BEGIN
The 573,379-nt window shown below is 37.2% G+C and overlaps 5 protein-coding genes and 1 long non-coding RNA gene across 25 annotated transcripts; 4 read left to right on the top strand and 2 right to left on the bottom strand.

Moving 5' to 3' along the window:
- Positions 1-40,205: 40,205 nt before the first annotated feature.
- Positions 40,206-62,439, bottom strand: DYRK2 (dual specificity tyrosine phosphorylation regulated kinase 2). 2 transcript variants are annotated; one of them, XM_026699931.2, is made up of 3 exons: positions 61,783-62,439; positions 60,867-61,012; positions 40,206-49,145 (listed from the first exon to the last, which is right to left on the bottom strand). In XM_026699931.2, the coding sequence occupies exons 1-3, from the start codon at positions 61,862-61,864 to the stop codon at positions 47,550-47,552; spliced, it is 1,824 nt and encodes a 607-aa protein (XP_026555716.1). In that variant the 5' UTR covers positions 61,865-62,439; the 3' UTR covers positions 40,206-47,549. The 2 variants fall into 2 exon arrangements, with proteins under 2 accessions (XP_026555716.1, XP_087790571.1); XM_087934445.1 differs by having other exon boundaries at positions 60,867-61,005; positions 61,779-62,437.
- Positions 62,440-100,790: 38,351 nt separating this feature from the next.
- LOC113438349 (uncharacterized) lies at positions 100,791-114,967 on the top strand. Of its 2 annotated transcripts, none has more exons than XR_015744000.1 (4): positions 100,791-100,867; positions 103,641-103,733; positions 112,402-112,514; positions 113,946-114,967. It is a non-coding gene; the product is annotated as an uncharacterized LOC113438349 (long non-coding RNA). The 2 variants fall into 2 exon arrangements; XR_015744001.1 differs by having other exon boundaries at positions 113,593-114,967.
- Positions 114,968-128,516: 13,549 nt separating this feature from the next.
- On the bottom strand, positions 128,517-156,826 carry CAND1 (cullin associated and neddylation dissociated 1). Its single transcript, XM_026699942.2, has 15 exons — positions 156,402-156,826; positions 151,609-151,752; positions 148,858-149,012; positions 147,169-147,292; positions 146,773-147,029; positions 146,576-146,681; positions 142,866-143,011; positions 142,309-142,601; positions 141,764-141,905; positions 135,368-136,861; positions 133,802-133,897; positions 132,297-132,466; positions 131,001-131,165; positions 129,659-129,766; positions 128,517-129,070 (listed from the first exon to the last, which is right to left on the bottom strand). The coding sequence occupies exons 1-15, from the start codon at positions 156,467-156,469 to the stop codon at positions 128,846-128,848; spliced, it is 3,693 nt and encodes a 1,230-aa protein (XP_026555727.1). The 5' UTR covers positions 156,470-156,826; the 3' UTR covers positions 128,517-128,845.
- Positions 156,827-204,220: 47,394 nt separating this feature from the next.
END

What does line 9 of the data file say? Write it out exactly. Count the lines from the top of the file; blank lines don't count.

- Positions 156,827-204,220: 47,394 nt separating this feature from the next.